But I knew I had to fit in a folk or fairy tale connection, because the earlier book did. So I did a lot of reading with the knowledge that I did not want to set the story directly into an old tale—I didn’t want to do a complete retelling. I just wanted it to peripherally be something most young readers would know about.
And since I had to get rid of the parents early on—this is a tale of two brothers—I didn’t want both parents killed. One could just be sleeping somewhere. So I hit upon Sleeping Beauty; only the plot of William happens many generations later. And because of Morga’s evilness she has endured all this time.
I am hoping there will be a third book in this “trilogy.” My editor currently has a manuscript based on The Three Billy Goats Gruff and a boy named Jack. Again, I am not interested in doing a retelling.
I think I am more curious about expanding the old tales into more—MORE. What if this happened? Or what if that happened? And what if it all happened in a different time or place?
So I don’t think of these books as retellings, or “fractured” tales. I think of them as the leap outward and the spot they have leaped from happens to be the tales of Western literature.
Q: What are some of your own favorite folk and fairy tales?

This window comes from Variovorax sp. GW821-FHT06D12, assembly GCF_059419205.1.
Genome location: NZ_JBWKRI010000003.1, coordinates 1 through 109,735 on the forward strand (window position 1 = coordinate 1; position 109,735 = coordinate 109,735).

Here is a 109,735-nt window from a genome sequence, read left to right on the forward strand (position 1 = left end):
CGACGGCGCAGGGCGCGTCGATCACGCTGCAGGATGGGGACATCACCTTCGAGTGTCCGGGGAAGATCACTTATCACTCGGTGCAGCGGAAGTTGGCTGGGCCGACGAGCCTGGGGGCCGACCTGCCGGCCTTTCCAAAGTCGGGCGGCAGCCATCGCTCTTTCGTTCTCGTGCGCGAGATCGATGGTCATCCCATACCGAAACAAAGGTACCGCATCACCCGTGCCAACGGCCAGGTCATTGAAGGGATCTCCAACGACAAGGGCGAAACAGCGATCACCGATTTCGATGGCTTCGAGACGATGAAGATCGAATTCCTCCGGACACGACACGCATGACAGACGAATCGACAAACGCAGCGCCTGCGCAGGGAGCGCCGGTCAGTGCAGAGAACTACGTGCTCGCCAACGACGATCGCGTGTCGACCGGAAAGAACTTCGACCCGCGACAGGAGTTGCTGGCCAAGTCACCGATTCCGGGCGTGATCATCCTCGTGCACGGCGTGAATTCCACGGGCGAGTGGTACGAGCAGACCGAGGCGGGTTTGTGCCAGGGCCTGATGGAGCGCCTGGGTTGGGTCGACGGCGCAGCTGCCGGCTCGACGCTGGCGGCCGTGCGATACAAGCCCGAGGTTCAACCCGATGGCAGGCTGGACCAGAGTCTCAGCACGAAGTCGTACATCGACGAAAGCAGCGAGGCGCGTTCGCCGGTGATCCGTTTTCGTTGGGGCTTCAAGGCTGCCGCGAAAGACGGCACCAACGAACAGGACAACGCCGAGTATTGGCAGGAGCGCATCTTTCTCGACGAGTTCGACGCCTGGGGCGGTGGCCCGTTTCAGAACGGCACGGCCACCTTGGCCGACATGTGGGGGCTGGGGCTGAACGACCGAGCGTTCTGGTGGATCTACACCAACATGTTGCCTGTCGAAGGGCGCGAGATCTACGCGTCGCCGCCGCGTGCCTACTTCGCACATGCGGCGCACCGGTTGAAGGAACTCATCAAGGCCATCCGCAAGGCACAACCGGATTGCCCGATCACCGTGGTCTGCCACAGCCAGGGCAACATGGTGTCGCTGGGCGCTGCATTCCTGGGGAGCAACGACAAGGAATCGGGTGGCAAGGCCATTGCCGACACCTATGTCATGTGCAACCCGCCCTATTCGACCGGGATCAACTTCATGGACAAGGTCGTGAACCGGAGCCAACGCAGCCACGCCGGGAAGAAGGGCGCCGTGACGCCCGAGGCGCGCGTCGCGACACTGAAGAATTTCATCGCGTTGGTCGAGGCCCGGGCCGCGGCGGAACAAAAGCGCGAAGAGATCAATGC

A: Interestingly, I’ve never really thought about whether I have a favorite. I’ve always loved reading the Brothers Grimm, and researching tales from other lands. (I own a number of collections of international folk & fairy tales.) But I can’t say as how I have a favorite, at least not of the traditional tales that Disney later co-opted.
I have always loved Beowulf—in its many versions, especially the Seamus Heaney retelling and the graphic novel version by Gareth Hinds. And I adore the old tales from Southern tradition; ghosts, bayous, pirates, monstrous alligators, and Jack tales, that sort of thing. I own a copy of A Treasury of Southern Folklore by Botkin that I do, indeed, treasure. Perhaps it is my Southern heritage?
Q: Do you usually know how your books will end before you start writing them, or do you make many changes along the way?
A: I’ve found that if I don’t have some sort of ending in sight, the novel doesn’t get off the ground. That happened with the story of the two brothers I’d originally started years before and that I alluded to above. When I had an idea with an ending, I used my unused characters from that start to write William.
It happened again when I did Nanowrimo about five years ago. I decided to simply jump in with no plan and see what came out. I loved what I wrote, but as I had no vision for where it was going—I got to about 45,000 words and simply stopped. This first half was shelved for a long time.